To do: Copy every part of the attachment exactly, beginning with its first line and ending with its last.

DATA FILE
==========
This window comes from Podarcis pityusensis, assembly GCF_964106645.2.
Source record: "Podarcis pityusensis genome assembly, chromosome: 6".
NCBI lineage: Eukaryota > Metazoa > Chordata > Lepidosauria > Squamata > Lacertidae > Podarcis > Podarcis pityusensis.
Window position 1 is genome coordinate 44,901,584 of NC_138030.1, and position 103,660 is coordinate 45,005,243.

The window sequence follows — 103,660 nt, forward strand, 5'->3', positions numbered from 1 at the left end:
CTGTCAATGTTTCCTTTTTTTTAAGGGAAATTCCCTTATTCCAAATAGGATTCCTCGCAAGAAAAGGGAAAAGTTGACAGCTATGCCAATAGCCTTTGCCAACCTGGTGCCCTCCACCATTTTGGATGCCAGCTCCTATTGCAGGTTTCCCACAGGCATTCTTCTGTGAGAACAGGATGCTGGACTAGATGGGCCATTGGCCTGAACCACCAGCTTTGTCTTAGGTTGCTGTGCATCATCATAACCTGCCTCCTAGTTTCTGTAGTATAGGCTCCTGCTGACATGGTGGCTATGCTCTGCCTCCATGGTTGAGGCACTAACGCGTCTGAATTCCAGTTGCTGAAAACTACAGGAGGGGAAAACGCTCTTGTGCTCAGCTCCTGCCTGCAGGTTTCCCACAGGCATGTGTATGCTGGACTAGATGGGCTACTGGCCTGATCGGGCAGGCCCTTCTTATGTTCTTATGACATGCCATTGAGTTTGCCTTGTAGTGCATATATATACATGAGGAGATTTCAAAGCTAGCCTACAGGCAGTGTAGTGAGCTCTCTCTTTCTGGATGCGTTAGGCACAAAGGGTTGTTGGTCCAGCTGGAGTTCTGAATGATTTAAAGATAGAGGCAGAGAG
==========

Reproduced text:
This window comes from Podarcis pityusensis, assembly GCF_964106645.2.
Source record: "Podarcis pityusensis genome assembly, chromosome: 6".
NCBI lineage: Eukaryota > Metazoa > Chordata > Lepidosauria > Squamata > Lacertidae > Podarcis > Podarcis pityusensis.
Window position 1 is genome coordinate 44,901,584 of NC_138030.1, and position 103,660 is coordinate 45,005,243.

The window sequence follows — 103,660 nt, forward strand, 5'->3', positions numbered from 1 at the left end:
CTGTCAATGTTTCCTTTTTTTTAAGGGAAATTCCCTTATTCCAAATAGGATTCCTCGCAAGAAAAGGGAAAAGTTGACAGCTATGCCAATAGCCTTTGCCAACCTGGTGCCCTCCACCATTTTGGATGCCAGCTCCTATTGCAGGTTTCCCACAGGCATTCTTCTGTGAGAACAGGATGCTGGACTAGATGGGCCATTGGCCTGAACCACCAGCTTTGTCTTAGGTTGCTGTGCATCATCATAACCTGCCTCCTAGTTTCTGTAGTATAGGCTCCTGCTGACATGGTGGCTATGCTCTGCCTCCATGGTTGAGGCACTAACGCGTCTGAATTCCAGTTGCTGAAAACTACAGGAGGGGAAAACGCTCTTGTGCTCAGCTCCTGCCTGCAGGTTTCCCACAGGCATGTGTATGCTGGACTAGATGGGCTACTGGCCTGATCGGGCAGGCCCTTCTTATGTTCTTATGACATGCCATTGAGTTTGCCTTGTAGTGCATATATATACATGAGGAGATTTCAAAGCTAGCCTACAGGCAGTGTAGTGAGCTCTCTCTTTCTGGATGCGTTAGGCACAAAGGGTTGTTGGTCCAGCTGGAGTTCTGAATGATTTAAAGATAGAGGCAGAGAG